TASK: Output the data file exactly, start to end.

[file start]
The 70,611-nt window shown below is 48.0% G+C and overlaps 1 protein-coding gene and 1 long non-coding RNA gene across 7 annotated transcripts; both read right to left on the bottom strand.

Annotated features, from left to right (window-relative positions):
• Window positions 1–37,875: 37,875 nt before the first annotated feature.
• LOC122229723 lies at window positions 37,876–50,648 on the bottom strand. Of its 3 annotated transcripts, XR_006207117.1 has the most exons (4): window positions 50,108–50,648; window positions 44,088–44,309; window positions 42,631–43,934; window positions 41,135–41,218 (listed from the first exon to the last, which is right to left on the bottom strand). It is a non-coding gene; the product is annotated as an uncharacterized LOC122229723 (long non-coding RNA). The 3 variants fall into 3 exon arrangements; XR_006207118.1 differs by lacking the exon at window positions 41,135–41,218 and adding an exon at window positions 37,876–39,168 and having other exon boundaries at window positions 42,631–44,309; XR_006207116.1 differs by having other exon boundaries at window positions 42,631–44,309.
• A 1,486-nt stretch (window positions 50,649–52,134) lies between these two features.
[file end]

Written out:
The 70,611-nt window shown below is 48.0% G+C and overlaps 1 protein-coding gene and 1 long non-coding RNA gene across 7 annotated transcripts; both read right to left on the bottom strand.

Annotated features, from left to right (window-relative positions):
• Window positions 1–37,875: 37,875 nt before the first annotated feature.
• LOC122229723 lies at window positions 37,876–50,648 on the bottom strand. Of its 3 annotated transcripts, XR_006207117.1 has the most exons (4): window positions 50,108–50,648; window positions 44,088–44,309; window positions 42,631–43,934; window positions 41,135–41,218 (listed from the first exon to the last, which is right to left on the bottom strand). It is a non-coding gene; the product is annotated as an uncharacterized LOC122229723 (long non-coding RNA). The 3 variants fall into 3 exon arrangements; XR_006207118.1 differs by lacking the exon at window positions 41,135–41,218 and adding an exon at window positions 37,876–39,168 and having other exon boundaries at window positions 42,631–44,309; XR_006207116.1 differs by having other exon boundaries at window positions 42,631–44,309.
• A 1,486-nt stretch (window positions 50,649–52,134) lies between these two features.